The Martin Miller and Hannah Norbert Miller collection is one of a number of important archives relating to German theatre and exile studies held by the Institute of Modern Languages Research at the University of London. The Institute is the home of the Research Centre for German and Austrian Exile Studies, whose work focuses on German-speaking émigrés to Britain in the 1930s, and which had developed contact with many German-speaking exiles, such as Hannah Norbert Miller.
The collection as it stands at the start of this project comprises 13 archival boxes containing scripts, photographs, correspondence, programmes, newspaper reviews and sound recordings dated between the 1920s and the 1980s. It reveals the wealth of performances in theatre, radio, film and television programmes in which the couple was involved: from the German-speaking theatres of the former Austro-Hungarian lands in the 1920s and 30s (in Martin’s case), to the politically-charged theatre and cabaret scene of late-1930s Vienna, to the mainstream entertainments scene of post-war Britain. It documents the attempts of those who, through satire and the theatre, drew attention to the Nazi threat both in London and Vienna, and it sheds light on the Millers’ network of friends and acquaintances, many of whom were central figures in the English- and German-speaking performing arts world of the mid-twentieth century.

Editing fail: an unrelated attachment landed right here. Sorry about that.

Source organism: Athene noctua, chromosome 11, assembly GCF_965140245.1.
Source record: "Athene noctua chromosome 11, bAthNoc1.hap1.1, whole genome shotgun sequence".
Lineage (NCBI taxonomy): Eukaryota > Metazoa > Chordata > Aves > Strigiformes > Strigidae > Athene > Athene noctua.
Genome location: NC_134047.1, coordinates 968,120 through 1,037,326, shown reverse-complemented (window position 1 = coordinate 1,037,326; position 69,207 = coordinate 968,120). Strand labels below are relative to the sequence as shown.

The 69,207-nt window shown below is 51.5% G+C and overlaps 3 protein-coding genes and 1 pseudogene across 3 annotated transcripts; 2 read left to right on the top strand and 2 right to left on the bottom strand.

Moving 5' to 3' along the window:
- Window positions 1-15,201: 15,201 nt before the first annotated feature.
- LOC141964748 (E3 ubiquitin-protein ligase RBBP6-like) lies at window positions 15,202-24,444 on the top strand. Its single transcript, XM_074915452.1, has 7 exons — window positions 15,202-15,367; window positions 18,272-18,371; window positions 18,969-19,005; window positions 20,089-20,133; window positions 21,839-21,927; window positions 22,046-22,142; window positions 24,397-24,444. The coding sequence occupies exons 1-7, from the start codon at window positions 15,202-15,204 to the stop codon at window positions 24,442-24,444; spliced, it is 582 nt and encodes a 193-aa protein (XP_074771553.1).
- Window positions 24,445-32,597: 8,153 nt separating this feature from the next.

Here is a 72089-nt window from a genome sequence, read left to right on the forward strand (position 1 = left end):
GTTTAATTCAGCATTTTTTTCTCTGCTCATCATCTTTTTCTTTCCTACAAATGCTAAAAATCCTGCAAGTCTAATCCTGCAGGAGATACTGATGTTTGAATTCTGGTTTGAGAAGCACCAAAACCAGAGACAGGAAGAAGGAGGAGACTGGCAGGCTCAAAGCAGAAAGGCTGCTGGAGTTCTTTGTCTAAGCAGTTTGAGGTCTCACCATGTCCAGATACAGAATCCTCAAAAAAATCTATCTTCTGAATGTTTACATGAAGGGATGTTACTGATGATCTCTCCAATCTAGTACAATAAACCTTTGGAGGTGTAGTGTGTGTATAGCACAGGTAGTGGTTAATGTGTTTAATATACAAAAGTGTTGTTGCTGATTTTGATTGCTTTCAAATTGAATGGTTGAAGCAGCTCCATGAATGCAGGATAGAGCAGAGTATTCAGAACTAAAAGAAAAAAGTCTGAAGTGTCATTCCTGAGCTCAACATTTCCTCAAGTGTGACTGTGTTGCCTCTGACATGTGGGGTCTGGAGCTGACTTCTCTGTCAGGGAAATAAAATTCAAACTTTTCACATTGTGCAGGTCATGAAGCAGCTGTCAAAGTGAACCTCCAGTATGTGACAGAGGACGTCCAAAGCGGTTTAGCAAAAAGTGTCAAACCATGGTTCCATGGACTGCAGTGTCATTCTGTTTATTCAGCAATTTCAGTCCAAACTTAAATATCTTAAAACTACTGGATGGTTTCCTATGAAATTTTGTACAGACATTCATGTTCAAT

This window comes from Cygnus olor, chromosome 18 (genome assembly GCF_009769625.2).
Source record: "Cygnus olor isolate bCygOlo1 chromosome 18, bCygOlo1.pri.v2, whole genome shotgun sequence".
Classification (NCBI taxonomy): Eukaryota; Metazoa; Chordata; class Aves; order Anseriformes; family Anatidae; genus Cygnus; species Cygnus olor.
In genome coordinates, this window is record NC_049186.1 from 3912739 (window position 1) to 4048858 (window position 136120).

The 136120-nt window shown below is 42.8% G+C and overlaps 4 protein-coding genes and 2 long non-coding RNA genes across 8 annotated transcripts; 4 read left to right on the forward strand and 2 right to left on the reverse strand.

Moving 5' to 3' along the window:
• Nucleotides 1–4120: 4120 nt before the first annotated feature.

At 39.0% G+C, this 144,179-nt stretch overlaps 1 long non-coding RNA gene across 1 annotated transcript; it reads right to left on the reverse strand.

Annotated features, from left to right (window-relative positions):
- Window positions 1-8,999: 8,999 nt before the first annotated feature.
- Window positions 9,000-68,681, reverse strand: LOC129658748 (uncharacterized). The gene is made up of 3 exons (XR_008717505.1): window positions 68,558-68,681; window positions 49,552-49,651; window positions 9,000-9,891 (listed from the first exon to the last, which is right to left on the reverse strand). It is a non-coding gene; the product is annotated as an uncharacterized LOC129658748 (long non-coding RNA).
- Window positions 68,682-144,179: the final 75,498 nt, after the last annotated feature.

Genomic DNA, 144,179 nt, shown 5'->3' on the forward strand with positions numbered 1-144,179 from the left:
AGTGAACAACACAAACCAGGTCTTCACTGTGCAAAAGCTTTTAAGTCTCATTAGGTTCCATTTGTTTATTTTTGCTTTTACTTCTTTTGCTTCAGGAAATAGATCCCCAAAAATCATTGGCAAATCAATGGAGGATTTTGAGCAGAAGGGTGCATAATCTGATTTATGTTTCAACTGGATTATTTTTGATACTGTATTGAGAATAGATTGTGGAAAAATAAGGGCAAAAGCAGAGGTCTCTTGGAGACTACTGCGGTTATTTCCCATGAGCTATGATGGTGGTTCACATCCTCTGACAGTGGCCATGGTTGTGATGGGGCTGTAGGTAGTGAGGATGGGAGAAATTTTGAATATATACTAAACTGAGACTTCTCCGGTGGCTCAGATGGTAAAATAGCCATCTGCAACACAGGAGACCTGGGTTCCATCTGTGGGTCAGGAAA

The collection was deposited at the Institute after Hannah’s death in 1998 by their son, Daniel Miller. It has since been catalogued at file level and is available to view on the online catalogue of Senate House Library (SHL) (http://archives.ulrls.lon.ac.uk/). The a summary of the papers can be found on the website of the IMLR, https://modernlanguages.sas.ac.uk/library/germanic-archives.
The aim of this project is to sort the papers and produce an item-level listing of the collection that will be available on the SHL catalogue and in PDF format from the IMLR website. We also plan to add the descriptions to archives gateways such as AIM25 and the Archives Hub, which will set the archives within a much wider intellectual framework and bring the collection to a greater range of researchers than would otherwise be reached. The collection will also be repackaged in line with archival standards to ensure long-term preservation, and through a number of events and activities (such as this blog) we hope to bring the contents and significance of this collection to as wide an audience as possible.
I would like to thank Professor Charmian Brinson, Director of Language Studies at Imperial College London, and Professor Richard Dove, Emeritus Professor of German at the University of Greenwich, for the invaluable help and support they have already given me with this project. As well as helping me identify some of the most indecipherable signatures I’ve ever come across, they have enabled me to grasp an understanding of the historical context of this collection through their patient responses to my many questions and their detailed publications on the subject of exile studies, many of which I will refer to in this blog.